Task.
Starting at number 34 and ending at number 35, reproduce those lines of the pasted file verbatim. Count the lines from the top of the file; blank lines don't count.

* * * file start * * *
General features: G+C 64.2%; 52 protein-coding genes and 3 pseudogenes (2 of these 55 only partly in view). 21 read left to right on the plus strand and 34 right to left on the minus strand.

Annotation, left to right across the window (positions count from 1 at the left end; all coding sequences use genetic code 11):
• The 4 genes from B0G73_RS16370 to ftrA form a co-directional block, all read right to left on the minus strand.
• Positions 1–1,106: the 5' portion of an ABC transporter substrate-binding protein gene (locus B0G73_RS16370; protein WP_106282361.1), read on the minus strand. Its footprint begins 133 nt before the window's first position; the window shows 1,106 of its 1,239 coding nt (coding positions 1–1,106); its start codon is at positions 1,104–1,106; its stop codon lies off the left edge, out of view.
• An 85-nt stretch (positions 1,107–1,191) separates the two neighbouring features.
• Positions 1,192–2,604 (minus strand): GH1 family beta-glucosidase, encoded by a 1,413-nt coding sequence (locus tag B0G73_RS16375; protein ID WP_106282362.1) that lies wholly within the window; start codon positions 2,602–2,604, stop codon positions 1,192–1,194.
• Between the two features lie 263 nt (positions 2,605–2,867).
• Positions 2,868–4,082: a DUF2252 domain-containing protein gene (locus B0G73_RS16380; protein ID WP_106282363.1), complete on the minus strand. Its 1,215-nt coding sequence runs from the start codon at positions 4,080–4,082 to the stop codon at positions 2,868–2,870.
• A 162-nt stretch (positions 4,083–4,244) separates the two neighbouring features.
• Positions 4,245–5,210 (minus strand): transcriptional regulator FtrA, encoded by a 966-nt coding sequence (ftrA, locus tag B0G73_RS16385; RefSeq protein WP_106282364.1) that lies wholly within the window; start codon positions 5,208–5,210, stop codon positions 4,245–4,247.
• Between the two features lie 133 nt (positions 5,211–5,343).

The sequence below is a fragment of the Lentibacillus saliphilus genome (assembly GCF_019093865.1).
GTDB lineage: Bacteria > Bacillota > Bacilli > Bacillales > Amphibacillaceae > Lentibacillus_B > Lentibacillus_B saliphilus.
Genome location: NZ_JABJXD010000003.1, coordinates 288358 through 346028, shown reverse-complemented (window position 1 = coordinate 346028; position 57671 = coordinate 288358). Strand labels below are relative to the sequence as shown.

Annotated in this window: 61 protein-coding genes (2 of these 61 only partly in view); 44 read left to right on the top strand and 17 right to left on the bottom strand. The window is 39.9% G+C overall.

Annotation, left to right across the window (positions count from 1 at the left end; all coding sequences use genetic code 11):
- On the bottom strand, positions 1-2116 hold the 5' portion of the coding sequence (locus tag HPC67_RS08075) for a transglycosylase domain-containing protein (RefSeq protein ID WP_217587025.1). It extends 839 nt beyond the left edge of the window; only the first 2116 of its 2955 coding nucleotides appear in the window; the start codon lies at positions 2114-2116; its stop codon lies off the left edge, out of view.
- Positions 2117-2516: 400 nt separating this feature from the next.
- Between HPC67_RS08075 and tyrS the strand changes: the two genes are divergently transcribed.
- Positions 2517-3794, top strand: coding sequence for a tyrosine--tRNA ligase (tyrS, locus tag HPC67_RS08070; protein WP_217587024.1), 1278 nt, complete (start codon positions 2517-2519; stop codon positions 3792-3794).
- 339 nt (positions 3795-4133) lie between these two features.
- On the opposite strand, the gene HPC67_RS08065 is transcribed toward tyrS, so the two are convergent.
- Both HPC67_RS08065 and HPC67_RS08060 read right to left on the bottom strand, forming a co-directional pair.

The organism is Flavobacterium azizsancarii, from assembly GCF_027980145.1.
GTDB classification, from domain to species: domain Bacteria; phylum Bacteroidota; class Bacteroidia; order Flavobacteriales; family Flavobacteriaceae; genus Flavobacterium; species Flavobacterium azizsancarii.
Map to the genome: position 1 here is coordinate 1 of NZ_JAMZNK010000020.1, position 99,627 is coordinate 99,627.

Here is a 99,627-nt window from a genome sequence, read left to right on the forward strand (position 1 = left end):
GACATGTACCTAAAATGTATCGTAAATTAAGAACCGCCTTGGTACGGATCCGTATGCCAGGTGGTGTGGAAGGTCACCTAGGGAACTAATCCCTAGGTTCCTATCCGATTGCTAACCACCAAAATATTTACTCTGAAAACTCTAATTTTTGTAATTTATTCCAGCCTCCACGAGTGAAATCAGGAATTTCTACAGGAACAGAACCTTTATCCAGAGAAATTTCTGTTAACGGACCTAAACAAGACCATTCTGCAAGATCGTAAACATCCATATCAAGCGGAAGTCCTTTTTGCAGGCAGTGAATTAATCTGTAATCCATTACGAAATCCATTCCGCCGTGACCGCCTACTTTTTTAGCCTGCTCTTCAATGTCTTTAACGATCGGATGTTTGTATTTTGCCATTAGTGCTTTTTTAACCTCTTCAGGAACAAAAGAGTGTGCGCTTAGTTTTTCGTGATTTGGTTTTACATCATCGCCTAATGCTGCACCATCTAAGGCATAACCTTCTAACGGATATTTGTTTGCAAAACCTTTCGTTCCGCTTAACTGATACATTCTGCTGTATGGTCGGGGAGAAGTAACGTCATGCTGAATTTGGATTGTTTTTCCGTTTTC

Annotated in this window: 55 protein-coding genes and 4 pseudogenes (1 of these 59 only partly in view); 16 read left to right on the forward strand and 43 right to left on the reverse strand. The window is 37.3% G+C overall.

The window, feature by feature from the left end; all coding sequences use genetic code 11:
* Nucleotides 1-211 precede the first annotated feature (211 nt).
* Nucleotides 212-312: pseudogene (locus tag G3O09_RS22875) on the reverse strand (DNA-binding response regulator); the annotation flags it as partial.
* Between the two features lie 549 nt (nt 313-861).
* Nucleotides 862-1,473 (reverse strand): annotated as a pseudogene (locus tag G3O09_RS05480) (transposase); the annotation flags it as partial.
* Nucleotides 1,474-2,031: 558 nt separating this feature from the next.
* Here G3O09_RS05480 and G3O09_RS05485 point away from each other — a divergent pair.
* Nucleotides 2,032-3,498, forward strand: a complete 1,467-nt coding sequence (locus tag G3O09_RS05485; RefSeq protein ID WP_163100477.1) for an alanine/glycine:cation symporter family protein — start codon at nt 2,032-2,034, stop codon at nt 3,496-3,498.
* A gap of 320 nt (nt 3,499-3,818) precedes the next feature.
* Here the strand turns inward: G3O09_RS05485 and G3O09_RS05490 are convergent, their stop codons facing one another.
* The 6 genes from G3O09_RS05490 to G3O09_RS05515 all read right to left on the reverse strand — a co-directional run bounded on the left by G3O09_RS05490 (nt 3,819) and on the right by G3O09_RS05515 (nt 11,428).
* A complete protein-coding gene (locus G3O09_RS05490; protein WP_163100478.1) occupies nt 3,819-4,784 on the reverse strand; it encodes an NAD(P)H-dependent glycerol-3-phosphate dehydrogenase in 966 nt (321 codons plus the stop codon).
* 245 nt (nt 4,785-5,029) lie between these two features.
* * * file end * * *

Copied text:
* Nucleotides 862-1,473 (reverse strand): annotated as a pseudogene (locus tag G3O09_RS05480) (transposase); the annotation flags it as partial.
* Nucleotides 1,474-2,031: 558 nt separating this feature from the next.